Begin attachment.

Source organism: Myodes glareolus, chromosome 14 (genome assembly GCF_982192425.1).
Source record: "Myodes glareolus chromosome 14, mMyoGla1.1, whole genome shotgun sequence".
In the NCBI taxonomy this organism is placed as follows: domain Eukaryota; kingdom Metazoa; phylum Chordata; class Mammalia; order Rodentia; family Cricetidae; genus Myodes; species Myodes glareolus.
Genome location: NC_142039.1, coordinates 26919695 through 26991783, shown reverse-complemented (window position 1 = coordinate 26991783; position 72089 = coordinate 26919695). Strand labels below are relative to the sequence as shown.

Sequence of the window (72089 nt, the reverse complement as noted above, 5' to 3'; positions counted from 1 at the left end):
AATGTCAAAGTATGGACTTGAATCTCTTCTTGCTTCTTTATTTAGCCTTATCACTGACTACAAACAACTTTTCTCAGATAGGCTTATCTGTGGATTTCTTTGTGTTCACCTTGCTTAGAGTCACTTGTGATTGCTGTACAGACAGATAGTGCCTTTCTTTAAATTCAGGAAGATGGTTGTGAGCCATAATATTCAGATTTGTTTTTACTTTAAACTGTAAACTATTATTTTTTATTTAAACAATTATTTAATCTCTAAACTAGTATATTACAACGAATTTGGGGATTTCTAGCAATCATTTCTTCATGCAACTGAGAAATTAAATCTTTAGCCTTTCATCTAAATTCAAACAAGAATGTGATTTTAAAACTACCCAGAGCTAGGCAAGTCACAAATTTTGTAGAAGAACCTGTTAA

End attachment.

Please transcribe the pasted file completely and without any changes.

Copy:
Source organism: Myodes glareolus, chromosome 14 (genome assembly GCF_982192425.1).
Source record: "Myodes glareolus chromosome 14, mMyoGla1.1, whole genome shotgun sequence".
In the NCBI taxonomy this organism is placed as follows: domain Eukaryota; kingdom Metazoa; phylum Chordata; class Mammalia; order Rodentia; family Cricetidae; genus Myodes; species Myodes glareolus.
Genome location: NC_142039.1, coordinates 26919695 through 26991783, shown reverse-complemented (window position 1 = coordinate 26991783; position 72089 = coordinate 26919695). Strand labels below are relative to the sequence as shown.

Sequence of the window (72089 nt, the reverse complement as noted above, 5' to 3'; positions counted from 1 at the left end):
AATGTCAAAGTATGGACTTGAATCTCTTCTTGCTTCTTTATTTAGCCTTATCACTGACTACAAACAACTTTTCTCAGATAGGCTTATCTGTGGATTTCTTTGTGTTCACCTTGCTTAGAGTCACTTGTGATTGCTGTACAGACAGATAGTGCCTTTCTTTAAATTCAGGAAGATGGTTGTGAGCCATAATATTCAGATTTGTTTTTACTTTAAACTGTAAACTATTATTTTTTATTTAAACAATTATTTAATCTCTAAACTAGTATATTACAACGAATTTGGGGATTTCTAGCAATCATTTCTTCATGCAACTGAGAAATTAAATCTTTAGCCTTTCATCTAAATTCAAACAAGAATGTGATTTTAAAACTACCCAGAGCTAGGCAAGTCACAAATTTTGTAGAAGAACCTGTTAA